Not this time. Federal courts ruled twice that the Chicken was engaging in nothing more than parody and could keep stepping on Barney's head in ballparks from coast to coast. Not only that, but Barney has to pay the Chicken's legal fees as well.
"(The Chicken) was not merely profiting from the spectacle of a Barney lookalike making an appearance in his show, " the court wrote in it's opinion. "Instead, he was engaged in a sophisticated critique of society's acceptance of this ubiquitous and insipid creature. "
God Bless America.

Self-Made Chicken

The Chicken is one of the things that makes America great, an original that sprang not from some company's marketing department but from a weird combination of inspiration, desperation, imagination and of course, perspiration.
It all started in 1974, when Ted Giannoulas was a student at San Diego State and KGB radio in San diego needed a student willing to wear a chicken costume for two bucks a day. Giannoulas took the job and handed out candy Easter eggs to children as they came into the San Diego Zoo.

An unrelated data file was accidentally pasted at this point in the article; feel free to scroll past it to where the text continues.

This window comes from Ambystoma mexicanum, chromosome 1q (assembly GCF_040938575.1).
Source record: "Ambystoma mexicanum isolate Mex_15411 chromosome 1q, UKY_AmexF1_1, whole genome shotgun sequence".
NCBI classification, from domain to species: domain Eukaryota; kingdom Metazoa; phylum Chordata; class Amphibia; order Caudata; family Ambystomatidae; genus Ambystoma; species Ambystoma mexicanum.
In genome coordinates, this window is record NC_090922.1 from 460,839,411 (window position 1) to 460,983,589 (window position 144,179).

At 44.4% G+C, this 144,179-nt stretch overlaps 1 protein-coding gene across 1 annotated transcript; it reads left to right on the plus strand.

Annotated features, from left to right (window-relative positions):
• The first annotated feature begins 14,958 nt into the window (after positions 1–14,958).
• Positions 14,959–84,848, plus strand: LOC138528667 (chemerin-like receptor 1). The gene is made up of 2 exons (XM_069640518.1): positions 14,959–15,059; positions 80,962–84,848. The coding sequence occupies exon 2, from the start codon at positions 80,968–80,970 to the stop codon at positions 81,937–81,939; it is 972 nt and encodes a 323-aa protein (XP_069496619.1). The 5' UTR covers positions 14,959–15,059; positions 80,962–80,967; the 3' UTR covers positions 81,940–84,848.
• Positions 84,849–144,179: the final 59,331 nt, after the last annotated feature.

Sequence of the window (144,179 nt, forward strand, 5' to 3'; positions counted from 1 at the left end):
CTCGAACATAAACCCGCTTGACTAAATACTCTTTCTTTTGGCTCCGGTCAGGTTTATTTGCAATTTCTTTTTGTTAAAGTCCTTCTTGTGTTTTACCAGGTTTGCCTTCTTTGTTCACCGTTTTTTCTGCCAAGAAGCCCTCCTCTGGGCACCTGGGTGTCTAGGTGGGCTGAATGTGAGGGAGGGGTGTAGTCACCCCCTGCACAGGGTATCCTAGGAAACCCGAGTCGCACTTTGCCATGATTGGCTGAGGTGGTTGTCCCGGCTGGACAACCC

After that part of the job ended, Giannoulas asked if he could wear the costume to Padres games. He saw it as something fun and a way to get into games for free. The radio station and the Padres said it was fine, and our culture is richer for it.
The Chicken started working in the stands and ended up on the field, and then on fields across the country.
"There was no grand plan," Giannoulas said. "I talk to mascots today who put up these grand plans without testing their audience first. It was the laughter from the grandstand that basically carried me on the field. "